Even though we are busy, we have tried to take time to have some family fun this summer.  In fact, the reason I have a little extra time today to sit down and blog is because I am "only" doing laundry and packing to leave for a vacation.  We plan to visit family, see an aquarium and a state park, and (gulp) leave First-Born to stay for a week with his cousins in Indiana.  This will be his first time spending time so far away from home.  Kinda like summer camp, but with people we actually know.  This will be a big change for him, but also for Middle Biscuit, who will have to be the big brother for a week!

    We have done a few fun things already this summer.  A couple of weeks ago, we wanted to go on an "adventure," so we took the kids to a local creek to play for a while.  They had a great time, and are already asking when we can go again!

    One of the highlights of our summer is the Fourth of July.  Besides our country's celebrations, this is the time that my mom's family (who are mostly local to us here) has chosen to have our family reunion.  We always enjoy getting together with family to have good food, lots of fun, and plenty of time to visit.  Not everyone can make it every year as we grow as a family, and we miss those who can't be there.  Family seems to become more and more important as my kids get older.  I want them to have memories of people who have contributed so much to their upbringing.  I want them to know a family that honors God even when we get together for fun.  Family who have stayed faithful even when times have been hard.  This is the important thing that I want for my kids.  To know that it is not just Mommy and Daddy who believe this way, but that they come from a family who makes it their highest priority to honor God with their lives.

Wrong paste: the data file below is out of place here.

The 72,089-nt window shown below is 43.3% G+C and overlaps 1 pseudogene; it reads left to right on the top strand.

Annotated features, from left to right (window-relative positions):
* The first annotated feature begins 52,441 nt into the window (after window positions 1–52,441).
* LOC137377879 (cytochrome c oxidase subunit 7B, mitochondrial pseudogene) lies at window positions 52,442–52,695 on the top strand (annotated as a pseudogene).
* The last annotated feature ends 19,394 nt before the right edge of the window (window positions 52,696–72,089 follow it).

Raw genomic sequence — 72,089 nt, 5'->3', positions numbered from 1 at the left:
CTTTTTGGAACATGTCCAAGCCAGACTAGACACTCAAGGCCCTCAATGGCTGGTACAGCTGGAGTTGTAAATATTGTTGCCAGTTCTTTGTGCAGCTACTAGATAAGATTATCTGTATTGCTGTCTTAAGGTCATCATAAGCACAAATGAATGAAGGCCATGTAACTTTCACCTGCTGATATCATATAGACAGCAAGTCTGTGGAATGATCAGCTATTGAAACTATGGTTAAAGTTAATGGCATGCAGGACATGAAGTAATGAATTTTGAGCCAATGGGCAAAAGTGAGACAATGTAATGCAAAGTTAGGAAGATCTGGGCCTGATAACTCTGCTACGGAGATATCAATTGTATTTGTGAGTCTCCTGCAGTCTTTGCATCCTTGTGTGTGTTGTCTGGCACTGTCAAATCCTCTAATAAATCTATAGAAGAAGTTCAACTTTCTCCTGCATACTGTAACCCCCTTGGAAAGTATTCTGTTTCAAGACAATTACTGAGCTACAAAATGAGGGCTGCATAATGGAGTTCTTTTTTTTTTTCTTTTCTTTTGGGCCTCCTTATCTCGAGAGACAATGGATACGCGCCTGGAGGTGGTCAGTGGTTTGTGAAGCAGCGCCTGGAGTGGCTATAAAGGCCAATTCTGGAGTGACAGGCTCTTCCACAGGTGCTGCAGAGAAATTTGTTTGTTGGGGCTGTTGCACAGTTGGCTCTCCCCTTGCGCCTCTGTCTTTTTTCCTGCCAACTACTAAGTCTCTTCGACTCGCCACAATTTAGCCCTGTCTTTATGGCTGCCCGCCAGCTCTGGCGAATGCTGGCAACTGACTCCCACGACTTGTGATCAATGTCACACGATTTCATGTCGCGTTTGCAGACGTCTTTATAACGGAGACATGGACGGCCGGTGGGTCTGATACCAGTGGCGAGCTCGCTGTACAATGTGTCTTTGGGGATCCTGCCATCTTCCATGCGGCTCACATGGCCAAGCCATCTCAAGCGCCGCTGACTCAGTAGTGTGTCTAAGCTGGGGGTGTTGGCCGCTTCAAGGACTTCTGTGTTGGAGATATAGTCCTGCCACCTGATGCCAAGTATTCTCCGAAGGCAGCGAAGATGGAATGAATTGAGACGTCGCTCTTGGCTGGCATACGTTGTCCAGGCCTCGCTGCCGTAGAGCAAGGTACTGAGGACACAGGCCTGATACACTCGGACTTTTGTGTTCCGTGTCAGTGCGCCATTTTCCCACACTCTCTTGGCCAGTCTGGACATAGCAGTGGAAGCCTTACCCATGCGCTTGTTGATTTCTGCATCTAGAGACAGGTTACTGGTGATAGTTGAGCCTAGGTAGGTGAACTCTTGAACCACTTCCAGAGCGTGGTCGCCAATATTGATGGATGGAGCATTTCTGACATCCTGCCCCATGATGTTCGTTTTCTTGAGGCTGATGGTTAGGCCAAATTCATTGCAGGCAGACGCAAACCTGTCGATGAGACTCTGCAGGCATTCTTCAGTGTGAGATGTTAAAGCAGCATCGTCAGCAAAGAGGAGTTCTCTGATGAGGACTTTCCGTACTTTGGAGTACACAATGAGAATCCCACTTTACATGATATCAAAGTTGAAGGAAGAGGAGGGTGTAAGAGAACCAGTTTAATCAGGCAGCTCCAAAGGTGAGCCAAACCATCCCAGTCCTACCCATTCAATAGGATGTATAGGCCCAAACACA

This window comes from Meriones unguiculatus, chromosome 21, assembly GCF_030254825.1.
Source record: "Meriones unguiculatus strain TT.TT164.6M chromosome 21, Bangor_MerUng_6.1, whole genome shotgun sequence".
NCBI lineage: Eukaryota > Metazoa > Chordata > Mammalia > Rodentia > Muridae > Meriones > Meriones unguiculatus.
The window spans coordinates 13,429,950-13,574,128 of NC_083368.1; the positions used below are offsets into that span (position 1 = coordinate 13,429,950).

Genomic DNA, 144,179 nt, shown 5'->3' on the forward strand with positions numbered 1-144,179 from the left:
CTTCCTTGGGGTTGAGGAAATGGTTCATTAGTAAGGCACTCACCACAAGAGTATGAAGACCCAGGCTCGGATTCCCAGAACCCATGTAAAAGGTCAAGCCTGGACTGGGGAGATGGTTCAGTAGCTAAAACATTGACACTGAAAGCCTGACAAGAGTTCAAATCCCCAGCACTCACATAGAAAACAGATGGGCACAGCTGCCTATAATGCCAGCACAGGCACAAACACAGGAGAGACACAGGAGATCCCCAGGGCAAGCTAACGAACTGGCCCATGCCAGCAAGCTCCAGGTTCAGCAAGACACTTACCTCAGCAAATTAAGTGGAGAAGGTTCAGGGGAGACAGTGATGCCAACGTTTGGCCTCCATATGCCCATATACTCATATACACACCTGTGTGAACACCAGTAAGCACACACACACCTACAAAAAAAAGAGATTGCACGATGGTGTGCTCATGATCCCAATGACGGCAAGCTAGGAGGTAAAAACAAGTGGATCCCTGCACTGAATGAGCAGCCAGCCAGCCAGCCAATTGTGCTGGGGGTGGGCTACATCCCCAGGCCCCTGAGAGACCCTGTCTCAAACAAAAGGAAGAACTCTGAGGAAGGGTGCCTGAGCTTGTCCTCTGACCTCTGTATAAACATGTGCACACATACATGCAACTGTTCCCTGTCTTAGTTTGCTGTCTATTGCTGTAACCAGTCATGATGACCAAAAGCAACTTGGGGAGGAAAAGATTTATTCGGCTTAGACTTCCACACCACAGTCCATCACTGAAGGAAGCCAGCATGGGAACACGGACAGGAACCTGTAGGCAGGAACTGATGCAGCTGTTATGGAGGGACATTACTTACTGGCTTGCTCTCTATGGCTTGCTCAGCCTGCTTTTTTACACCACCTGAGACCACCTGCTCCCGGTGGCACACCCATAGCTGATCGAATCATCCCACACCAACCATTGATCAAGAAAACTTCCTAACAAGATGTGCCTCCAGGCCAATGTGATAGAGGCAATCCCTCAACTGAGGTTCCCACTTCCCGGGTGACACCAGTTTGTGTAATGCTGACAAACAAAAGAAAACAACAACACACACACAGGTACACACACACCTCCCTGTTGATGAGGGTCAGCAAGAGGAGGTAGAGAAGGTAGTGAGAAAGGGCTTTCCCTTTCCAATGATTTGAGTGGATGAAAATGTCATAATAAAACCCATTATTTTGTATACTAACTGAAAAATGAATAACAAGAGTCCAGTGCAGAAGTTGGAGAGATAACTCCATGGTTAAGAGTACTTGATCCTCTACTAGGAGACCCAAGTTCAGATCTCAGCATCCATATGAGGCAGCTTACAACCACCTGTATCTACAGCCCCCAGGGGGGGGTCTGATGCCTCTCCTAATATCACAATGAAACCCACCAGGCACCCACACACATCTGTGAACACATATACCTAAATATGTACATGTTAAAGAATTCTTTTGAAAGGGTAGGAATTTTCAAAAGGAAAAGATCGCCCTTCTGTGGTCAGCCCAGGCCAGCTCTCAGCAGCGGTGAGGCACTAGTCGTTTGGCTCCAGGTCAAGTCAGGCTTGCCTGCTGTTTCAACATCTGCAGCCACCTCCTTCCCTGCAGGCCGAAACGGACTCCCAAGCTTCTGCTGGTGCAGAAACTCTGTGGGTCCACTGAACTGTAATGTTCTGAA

I hope to make a post about our vacation when we get back.  Maybe I will even get it done and posted before Christmas--haha!  Thanks for reading my musings, and I hope you have a great rest of the summer!  :)

Saturday, May 2, 2015

Reflections at 35

   So, in a few days, I will be 35.  Most people consider this middle age, but I guess I have to echo the trite sentiment--"But I don't feel middle-aged!"  But I have never understood what people meant by saying they feel an age...what does an age feel like?  I haven't noticed any marked changes that have occurred at a given know, like 16, 18, 21, 30...the supposed "milestone" ages.  And thank the Lord and good genetics, I have never actually looked my age.  When I was 16, people thought I was 12, which I hated...then.  Then during my twenties, when I was having babies and being a grown-up, people gave me pitying looks like I was a teen mom, or asked questions like "Are those all your kids?!"  (In an incredulous voice, of course.)  So, age has always been just a number for me.